The next Instagram? Five ways small businesses can use TikTok

Linktree co-founder Alex Zaccaria.

New social media platform TikTok is experiencing rapid growth and businesses around the world are starting to take note.

It’s not surprising when you see the stats: the TikTok app has been downloaded 1.5 billion times in 150 countries. One of the platform’s most defining aspects? Its overwhelming number of Gen Z users; 41% of some 800 million monthly users are aged between 16 and 24. 

Hyper-creative, short-form and shareable mobile video content is at the heart of TikTok. With lip-syncing and dancing set to music, you only need to spend a couple of minutes watching today’s trending TikTok videos to feel firsthand the shift away from highly-curated content. 

There are currently only a handful of well-established brands succeeding on the channel. From fast-moving consumer goods to luxury brands, these businesses are embracing the new content format, exploring a light-hearted and fun side of their brand. 

But TikTok isn’t just for big business. With low brand saturation in Australia, the platform is ripe for small businesses to get in early, and test and learn different creative approaches before the channel reaches inevitable saturation.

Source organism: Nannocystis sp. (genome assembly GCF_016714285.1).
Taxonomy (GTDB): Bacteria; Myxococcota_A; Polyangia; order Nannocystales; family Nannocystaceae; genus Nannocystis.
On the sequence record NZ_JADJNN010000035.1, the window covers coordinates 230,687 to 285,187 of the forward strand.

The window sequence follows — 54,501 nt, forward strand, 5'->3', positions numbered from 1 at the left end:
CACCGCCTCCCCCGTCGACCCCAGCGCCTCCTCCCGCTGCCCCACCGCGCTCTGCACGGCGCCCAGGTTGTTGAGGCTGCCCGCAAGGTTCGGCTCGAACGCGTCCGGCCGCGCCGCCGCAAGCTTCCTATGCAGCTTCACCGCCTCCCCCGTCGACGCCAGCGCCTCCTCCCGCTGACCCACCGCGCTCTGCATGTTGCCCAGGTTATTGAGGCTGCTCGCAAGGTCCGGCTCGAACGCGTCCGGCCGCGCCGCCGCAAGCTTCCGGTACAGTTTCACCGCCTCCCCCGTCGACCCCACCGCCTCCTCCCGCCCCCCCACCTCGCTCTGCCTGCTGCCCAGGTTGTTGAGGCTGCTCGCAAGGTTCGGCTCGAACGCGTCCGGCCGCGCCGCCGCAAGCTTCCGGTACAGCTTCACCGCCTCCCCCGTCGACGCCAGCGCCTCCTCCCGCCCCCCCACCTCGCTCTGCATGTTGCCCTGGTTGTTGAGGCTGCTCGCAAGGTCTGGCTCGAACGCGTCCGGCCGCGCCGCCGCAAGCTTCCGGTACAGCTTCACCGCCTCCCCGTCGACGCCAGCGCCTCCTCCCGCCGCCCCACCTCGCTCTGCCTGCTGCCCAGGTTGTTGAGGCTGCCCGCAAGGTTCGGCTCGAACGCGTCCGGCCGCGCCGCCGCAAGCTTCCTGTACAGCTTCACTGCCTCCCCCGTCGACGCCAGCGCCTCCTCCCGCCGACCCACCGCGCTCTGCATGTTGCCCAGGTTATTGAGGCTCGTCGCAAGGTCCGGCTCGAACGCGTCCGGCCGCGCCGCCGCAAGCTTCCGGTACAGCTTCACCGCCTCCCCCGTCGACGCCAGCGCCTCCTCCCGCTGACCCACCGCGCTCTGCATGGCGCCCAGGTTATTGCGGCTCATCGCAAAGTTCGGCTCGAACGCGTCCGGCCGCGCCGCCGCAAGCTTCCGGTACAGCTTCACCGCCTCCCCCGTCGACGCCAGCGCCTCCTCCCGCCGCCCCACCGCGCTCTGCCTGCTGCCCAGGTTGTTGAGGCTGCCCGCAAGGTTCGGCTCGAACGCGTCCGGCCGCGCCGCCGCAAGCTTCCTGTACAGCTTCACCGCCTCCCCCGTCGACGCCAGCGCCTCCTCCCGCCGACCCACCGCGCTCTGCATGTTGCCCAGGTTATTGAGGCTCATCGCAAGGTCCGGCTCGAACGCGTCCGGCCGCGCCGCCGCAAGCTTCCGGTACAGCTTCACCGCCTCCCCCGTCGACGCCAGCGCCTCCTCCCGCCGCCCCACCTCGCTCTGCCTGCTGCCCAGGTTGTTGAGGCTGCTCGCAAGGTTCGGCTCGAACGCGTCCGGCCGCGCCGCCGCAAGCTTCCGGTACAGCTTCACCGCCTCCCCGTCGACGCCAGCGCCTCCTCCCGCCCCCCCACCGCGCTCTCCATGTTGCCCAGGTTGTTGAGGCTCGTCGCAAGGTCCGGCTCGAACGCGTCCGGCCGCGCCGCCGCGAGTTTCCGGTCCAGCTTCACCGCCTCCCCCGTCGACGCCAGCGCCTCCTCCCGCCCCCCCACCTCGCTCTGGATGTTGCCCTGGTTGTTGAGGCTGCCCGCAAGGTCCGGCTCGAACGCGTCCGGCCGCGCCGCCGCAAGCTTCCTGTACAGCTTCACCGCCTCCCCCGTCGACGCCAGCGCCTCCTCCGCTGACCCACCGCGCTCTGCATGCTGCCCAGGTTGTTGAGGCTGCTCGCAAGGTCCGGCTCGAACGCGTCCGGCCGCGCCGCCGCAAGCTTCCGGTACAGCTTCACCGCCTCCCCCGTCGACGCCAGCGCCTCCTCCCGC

Here are five ways small businesses can use TikTok to reach a younger audience and grow their brands. 

1. Show a different side to your business 

Leave your polished, aspirational content on Instagram and your thought leadership on LinkedIn. TikTok content is ultra-creative, raw and funny. ‘Creators’ (the name given to all TikTok users) don’t take themselves too seriously. 

The TikTok app provides a suite of video editing features — think transitions, slow and fast motion, text overlay and music — that enable even the most amateur user to create visually engaging content straight from their smartphone. 

With 6.6 million followers, the NBA is one of the most-followed channels on the platform. Its page, and those of individual teams like the @Hornets​ and @laclippers, have led the way on TikTok, highlighting a more humorous side to the sport. Video content often features stand-out slam dunks or game highlights, but also funny videos of excited fans, team mascot antics, and creative song and dance choreography by cheer squads.